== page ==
There’s a public toilet-as-tourist-attraction in Sulphur Springs, Texas, next to the giant chess board in its town square, that may or may not be a knockoff of artist Monica Bonvicini’s art-as-toilet-as-art that was installed outside of London’s Tate Britain eleven years ago. It certainly looks like a knockoff, and as Eric Nicholson of the Dallas Observer reports, Bonvicini and her lawyer have sent a cease-and-desist letter to the town’s leaders and have considered taking the matter to court.
In both cases, the object in question is a tall polished cube of one-way mirrored glass, built so the urinator can watch the world go by but the world can’t see the urinator. For Berlin-based Bonvicini, the original piece, titled “Don’t Miss a Sec”, was a bundle of multi-layered meaning when she created it, and I’d agree it was quite prescient when it was unveiled in London in 2003. Bathroom humor aside, though that’s part of its appeal, it was a decent earlier examination of the document-everything/uber-surveillance/don’t-miss-a-thing human condition we’re now so plagued by. I’d also argue that in the context of Sulphur Springs the toilet takes on a more basic one-joke-wonder or thrill-seeker tone. On its unveiling in East Texas in 2012, at least one local media report directly referenced Bonvicini’s piece.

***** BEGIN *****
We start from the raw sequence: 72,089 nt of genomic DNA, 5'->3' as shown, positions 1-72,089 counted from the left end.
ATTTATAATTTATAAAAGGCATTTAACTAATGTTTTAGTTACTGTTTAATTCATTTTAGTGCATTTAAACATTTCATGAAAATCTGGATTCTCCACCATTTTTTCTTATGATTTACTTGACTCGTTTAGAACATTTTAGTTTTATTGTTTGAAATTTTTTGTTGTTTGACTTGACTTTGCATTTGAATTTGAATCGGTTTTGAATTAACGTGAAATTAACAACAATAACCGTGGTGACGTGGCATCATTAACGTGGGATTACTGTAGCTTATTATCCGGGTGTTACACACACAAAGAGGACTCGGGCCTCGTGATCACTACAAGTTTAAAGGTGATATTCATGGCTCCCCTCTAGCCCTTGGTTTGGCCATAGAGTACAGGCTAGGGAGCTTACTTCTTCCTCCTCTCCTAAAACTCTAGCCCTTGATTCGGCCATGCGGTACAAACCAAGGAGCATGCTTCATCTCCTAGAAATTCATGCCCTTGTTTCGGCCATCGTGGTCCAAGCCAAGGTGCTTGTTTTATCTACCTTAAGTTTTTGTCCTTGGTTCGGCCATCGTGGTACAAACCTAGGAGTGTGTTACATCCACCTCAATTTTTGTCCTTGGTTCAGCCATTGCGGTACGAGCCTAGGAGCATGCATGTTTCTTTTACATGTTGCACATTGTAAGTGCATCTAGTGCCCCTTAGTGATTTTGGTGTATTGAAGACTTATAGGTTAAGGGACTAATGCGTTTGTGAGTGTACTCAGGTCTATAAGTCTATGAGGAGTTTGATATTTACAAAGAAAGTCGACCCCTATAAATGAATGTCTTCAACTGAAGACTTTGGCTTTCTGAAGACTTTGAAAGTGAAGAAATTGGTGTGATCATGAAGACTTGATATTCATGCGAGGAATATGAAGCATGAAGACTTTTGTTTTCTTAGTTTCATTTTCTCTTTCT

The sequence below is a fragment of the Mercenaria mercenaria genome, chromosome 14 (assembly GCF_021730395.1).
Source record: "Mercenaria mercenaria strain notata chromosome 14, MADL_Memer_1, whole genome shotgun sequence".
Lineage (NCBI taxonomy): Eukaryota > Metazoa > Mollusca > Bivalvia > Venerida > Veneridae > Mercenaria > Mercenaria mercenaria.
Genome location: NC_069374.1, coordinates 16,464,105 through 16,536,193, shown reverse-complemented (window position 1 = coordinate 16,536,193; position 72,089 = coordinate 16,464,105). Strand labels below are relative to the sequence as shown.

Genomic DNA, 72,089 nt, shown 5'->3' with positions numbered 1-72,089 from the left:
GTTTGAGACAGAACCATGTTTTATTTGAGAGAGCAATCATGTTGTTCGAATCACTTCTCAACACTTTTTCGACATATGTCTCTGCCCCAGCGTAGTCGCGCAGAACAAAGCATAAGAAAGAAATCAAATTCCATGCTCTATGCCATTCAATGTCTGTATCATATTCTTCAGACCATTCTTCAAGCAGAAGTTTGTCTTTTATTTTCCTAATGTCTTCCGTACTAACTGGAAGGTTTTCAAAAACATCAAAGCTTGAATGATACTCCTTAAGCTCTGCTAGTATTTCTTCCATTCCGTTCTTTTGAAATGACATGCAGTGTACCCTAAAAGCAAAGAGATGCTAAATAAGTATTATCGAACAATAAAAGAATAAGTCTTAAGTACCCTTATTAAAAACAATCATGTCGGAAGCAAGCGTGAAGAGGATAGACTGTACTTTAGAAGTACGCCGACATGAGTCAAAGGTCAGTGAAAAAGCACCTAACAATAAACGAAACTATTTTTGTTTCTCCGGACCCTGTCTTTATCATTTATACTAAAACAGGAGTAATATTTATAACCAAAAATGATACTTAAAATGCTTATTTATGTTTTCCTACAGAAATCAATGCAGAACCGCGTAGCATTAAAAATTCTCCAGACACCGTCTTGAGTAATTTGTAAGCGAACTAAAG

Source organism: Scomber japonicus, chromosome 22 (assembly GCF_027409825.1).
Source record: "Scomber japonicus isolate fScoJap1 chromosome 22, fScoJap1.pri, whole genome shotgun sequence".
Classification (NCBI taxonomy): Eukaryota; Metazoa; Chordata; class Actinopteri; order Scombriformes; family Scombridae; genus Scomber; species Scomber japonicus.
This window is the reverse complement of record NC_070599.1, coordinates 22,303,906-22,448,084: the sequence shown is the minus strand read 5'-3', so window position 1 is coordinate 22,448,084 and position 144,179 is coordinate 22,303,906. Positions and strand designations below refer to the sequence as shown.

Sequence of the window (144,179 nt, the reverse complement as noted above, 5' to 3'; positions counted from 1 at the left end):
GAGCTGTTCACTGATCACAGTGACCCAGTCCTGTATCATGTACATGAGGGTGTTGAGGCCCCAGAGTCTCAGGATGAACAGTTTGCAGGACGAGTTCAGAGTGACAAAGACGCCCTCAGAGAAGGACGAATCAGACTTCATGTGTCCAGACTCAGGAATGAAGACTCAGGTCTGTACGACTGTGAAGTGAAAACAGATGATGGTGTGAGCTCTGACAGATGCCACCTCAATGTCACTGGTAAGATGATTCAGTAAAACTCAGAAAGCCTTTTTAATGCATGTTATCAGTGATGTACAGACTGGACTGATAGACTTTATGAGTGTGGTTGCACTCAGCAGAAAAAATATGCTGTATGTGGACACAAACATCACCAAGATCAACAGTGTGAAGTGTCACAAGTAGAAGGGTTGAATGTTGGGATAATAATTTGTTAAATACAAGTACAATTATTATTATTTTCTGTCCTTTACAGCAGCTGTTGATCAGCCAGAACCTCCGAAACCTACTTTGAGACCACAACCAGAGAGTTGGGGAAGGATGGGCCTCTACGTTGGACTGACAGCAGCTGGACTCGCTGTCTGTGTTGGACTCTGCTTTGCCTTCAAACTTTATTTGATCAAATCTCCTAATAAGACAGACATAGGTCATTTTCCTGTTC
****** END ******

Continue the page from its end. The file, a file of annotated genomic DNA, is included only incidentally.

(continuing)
In the face the controversy, the powers that be in Sulphur Springs have stopped boasting about the toilet but haven’t removed it, while an intellectual property and media expert at Columbia University’s Kernochan Center for Law, Media and the Arts has speculated that the copyright issue would be hard to prove in court due to the simplicity of the installation’s structure and use. The skirmish is ongoing.